Minneapolis is a city of some 425,000 people whose population is 63% White, 18% Black, 10% Hispanic, 6% Asian, and 1.3% Native American. Minneapolis’ Native American population consists of tribal citizens from the 11 federally recognized tribes in the state of Minnesota and other tribes from throughout Indian Country. Native people historically moved to the Minneapolis metropolitan area for educational and employment opportunities.
The report indicates many of the problems that existed at the dawn of the AIM movement in the ‘60s remain today. The report reveals that driving while Native American on the streets of Minneapolis—and even walking—means you are 10 times more likely to be stopped by the MPD than if you are White.
Once stopped in a vehicle, the MPD conducts vehicle searches during stops involving Native American people at 14.4 times the per capita rate.
The report says during stops involving Native American individuals, MPD used force 20% more often than the per capita rate.
Shortly after the murder of of George Floyd, Minnesota Lt. Governor Peggy Flannagan (White Earth Ojibwe) talked with Native News Online about systemic racism that allowed Floyd’s death to happen. She also shared a dream for a transformation that didn’t involve returning to the status quo.
“Someday when it is safe, we will all have the option to go back to normal, though we cannot let that happen. Normal—quote, unquote—means that black and brown bodies are not safe. Normal was not working for us,” she said. “We must not get back to normal, we must get back to better.”
With the long history of mistreatment and abuse by the MPD towards Native Americans, it is time to move to BETTER.
Thayék gde nwéndëmen - We are all related.
More Stories Like ThisFederal Government Shutdowns are Bad for Indian Country and Entire Country
The Cherokee Phoenix Newspaper and Transparency in Government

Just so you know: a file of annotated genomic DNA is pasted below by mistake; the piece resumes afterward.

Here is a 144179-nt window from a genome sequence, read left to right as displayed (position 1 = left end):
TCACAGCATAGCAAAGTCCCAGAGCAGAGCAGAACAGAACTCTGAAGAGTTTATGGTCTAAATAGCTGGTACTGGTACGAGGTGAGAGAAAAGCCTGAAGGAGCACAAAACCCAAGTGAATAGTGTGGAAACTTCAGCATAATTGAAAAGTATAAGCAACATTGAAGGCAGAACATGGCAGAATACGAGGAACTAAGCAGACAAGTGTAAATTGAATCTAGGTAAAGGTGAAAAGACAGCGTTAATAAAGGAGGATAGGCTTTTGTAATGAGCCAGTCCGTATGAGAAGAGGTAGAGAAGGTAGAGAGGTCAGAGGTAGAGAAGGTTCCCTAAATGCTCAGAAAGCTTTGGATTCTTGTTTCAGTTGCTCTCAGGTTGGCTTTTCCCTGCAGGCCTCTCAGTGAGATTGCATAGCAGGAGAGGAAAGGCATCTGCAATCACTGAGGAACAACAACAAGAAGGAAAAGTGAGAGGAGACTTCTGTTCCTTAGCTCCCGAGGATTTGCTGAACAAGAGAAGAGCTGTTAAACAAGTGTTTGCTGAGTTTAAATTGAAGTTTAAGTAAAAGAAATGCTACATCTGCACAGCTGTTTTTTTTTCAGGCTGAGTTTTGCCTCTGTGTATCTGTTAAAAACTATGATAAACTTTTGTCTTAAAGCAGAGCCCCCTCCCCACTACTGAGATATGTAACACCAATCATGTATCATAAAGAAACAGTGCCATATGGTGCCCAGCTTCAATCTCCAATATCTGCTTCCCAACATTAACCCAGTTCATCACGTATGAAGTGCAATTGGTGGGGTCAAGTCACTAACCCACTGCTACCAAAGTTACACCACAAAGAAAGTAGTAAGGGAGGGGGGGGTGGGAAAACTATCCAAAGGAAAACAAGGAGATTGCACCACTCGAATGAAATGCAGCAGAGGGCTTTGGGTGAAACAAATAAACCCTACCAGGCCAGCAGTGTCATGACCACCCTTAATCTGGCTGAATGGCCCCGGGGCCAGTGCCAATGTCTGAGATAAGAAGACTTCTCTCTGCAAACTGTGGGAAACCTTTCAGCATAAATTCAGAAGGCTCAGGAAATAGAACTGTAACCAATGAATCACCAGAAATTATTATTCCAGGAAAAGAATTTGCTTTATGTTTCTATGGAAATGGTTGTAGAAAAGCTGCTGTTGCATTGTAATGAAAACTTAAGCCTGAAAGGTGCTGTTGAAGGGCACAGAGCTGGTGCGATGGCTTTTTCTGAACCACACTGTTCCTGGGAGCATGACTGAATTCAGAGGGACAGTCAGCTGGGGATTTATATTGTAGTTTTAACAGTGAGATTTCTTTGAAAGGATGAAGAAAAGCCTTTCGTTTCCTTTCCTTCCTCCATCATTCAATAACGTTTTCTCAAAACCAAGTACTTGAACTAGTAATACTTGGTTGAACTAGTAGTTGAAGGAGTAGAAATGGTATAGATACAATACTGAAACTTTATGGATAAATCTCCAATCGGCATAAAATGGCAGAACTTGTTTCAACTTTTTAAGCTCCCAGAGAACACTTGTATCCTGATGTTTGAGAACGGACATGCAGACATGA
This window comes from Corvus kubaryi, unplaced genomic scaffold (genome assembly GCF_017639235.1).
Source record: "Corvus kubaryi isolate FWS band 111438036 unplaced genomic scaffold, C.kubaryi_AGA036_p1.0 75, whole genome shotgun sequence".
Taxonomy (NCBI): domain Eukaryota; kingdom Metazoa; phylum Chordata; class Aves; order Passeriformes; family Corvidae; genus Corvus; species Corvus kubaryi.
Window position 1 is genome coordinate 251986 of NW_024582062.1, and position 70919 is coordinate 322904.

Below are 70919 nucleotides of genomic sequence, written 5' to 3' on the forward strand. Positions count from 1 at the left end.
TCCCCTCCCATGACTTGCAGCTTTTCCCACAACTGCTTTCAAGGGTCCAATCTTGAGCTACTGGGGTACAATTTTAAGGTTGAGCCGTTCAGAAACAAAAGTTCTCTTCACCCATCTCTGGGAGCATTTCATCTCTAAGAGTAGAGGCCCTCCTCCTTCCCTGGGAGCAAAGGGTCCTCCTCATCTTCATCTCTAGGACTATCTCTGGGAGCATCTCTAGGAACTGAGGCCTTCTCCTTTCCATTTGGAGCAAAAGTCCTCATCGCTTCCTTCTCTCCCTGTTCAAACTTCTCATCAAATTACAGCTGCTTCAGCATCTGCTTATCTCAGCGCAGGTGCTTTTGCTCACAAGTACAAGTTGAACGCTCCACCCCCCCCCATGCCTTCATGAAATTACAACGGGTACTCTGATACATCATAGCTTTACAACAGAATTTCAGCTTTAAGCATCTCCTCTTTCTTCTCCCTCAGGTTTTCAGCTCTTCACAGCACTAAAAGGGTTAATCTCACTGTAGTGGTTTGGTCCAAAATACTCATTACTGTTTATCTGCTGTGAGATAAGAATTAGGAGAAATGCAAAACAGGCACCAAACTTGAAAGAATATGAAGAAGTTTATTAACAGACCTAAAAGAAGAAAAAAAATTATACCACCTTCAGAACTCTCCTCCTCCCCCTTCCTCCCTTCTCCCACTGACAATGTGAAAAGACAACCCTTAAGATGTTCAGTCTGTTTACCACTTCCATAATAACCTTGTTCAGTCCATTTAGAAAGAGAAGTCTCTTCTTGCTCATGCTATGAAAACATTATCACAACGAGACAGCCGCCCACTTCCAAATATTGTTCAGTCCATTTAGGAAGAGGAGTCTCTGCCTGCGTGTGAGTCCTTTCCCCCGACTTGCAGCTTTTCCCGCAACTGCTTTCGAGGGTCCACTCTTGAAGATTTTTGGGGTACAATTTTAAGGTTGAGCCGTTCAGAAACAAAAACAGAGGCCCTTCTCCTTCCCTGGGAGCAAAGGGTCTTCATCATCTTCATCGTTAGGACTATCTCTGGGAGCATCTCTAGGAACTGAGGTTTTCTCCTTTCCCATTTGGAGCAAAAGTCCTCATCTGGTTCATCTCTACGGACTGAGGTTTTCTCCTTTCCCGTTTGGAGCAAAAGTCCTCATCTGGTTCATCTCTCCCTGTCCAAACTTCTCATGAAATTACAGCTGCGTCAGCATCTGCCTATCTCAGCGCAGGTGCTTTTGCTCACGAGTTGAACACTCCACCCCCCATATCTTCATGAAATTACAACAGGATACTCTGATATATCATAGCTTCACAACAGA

Experiences of an At-large Cherokee Nation Citizen
CALL TO ACTION: Call Members of Congress to Support Special Diabetes Program for Indians Expires Sept. 30
Engaging the Federal Government to Meet Its Promises
Native News is free to read.
We hope you enjoyed the story you've just read. For the past dozen years, we’ve covered the most important news stories that are usually overlooked by other media. From the protests at Standing Rock and the rise of the American Indian Movement (AIM), to the ongoing epidemic of Murdered and Missing Indigenous People (MMIP) and the past-due reckoning related to assimilation, cultural genocide and Indian Boarding Schools.
Our news is free for everyone to read, but it is not free to produce. That’s why we’re asking you to make a donation to help support our efforts. Any contribution — big or small — helps. Most readers donate between $10 and $25 to help us cover the costs of salaries, travel and maintaining our digital platforms. If you’re in a position to do so, we ask you to consider making a recurring donation of $12 per month to join the Founder's Circle. All donations help us remain a force for change in Indian Country and tell the stories that are so often ignored, erased or overlooked.
Donate to Native News Online today and support independent Indigenous journalism. Thank you.